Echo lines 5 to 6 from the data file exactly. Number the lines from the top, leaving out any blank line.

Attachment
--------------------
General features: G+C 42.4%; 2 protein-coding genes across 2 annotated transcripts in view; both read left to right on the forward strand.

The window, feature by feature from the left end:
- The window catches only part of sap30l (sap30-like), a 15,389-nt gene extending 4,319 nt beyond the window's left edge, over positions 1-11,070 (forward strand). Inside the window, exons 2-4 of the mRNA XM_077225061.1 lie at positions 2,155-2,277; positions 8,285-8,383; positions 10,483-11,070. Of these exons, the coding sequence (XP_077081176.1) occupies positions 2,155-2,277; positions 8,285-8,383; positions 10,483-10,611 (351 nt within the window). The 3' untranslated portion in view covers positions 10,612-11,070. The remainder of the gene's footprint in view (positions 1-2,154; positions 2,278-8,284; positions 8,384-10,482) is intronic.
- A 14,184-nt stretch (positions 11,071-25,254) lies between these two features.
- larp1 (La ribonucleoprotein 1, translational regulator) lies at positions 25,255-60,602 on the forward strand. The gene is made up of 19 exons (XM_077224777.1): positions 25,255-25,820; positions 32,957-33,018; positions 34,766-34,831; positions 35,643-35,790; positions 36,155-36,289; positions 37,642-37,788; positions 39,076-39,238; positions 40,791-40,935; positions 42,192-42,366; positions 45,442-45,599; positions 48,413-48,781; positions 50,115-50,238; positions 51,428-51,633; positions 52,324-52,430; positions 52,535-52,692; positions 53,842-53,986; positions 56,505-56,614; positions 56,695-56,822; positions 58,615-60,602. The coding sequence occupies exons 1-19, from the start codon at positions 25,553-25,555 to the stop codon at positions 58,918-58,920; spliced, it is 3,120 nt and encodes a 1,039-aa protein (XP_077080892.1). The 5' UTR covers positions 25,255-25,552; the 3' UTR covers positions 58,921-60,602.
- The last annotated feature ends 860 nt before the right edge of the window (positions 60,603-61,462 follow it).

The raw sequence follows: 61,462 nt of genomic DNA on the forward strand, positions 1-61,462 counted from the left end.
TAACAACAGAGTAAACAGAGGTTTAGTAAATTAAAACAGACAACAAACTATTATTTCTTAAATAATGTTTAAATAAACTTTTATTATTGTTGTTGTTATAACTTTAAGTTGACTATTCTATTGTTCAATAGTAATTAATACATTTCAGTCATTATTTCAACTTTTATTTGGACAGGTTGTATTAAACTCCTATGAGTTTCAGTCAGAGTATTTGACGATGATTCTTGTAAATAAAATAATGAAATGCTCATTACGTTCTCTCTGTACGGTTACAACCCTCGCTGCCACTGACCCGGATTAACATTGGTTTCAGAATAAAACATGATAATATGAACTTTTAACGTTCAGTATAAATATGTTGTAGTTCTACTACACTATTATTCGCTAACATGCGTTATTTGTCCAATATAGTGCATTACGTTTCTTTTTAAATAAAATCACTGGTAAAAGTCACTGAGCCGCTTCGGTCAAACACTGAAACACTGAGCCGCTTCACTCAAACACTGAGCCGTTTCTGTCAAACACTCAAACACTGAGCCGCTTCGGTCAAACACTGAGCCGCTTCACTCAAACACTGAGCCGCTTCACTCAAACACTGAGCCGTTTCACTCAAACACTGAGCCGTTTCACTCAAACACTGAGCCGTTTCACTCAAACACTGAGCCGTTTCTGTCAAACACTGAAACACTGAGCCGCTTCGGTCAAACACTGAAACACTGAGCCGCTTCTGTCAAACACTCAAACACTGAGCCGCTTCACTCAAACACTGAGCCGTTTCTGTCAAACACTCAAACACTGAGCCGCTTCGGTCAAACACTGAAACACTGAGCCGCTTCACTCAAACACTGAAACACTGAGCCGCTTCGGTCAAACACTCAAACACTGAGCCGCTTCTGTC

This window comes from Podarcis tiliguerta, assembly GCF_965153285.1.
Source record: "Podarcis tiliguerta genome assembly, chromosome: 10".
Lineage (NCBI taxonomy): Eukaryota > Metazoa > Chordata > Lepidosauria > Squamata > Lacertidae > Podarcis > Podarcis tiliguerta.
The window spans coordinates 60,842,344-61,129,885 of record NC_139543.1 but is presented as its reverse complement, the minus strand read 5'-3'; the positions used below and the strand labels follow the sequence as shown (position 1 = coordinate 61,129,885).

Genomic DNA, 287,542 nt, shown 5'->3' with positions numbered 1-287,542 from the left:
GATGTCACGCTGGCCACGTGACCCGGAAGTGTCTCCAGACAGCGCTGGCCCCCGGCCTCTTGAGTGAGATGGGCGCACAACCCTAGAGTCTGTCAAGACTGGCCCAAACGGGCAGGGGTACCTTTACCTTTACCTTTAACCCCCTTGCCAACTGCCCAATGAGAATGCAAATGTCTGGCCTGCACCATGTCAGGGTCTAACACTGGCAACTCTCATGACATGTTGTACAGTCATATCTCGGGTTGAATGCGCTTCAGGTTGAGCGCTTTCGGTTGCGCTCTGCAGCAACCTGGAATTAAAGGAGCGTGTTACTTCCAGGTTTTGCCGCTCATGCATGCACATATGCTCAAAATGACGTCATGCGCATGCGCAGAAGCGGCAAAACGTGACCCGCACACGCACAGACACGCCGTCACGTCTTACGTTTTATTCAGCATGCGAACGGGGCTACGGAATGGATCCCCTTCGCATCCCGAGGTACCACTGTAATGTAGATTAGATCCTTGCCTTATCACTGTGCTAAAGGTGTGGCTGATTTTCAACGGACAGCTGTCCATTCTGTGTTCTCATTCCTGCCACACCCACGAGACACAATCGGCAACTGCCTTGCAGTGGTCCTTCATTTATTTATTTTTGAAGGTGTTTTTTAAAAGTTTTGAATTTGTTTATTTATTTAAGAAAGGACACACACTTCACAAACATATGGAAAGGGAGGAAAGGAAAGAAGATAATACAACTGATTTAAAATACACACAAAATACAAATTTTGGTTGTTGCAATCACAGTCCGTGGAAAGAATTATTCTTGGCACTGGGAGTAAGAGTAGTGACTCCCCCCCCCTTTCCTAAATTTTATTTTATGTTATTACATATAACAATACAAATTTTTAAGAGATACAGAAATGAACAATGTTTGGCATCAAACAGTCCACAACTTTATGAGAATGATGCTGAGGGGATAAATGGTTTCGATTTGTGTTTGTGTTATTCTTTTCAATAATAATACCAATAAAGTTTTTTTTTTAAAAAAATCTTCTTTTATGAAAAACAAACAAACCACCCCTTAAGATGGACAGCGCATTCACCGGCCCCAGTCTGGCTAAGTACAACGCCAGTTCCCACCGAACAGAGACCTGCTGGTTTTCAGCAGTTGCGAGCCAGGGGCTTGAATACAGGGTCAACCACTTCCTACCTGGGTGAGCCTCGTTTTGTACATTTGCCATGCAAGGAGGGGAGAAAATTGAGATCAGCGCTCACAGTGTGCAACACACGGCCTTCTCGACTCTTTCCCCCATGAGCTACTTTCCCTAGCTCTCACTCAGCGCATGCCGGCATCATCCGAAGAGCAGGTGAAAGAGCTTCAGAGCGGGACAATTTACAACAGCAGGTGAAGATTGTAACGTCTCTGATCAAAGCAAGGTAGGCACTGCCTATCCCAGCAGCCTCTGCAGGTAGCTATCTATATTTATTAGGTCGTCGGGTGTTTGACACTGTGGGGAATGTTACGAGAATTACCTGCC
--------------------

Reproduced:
- larp1 (La ribonucleoprotein 1, translational regulator) lies at positions 25,255-60,602 on the forward strand. The gene is made up of 19 exons (XM_077224777.1): positions 25,255-25,820; positions 32,957-33,018; positions 34,766-34,831; positions 35,643-35,790; positions 36,155-36,289; positions 37,642-37,788; positions 39,076-39,238; positions 40,791-40,935; positions 42,192-42,366; positions 45,442-45,599; positions 48,413-48,781; positions 50,115-50,238; positions 51,428-51,633; positions 52,324-52,430; positions 52,535-52,692; positions 53,842-53,986; positions 56,505-56,614; positions 56,695-56,822; positions 58,615-60,602. The coding sequence occupies exons 1-19, from the start codon at positions 25,553-25,555 to the stop codon at positions 58,918-58,920; spliced, it is 3,120 nt and encodes a 1,039-aa protein (XP_077080892.1). The 5' UTR covers positions 25,255-25,552; the 3' UTR covers positions 58,921-60,602.
- The last annotated feature ends 860 nt before the right edge of the window (positions 60,603-61,462 follow it).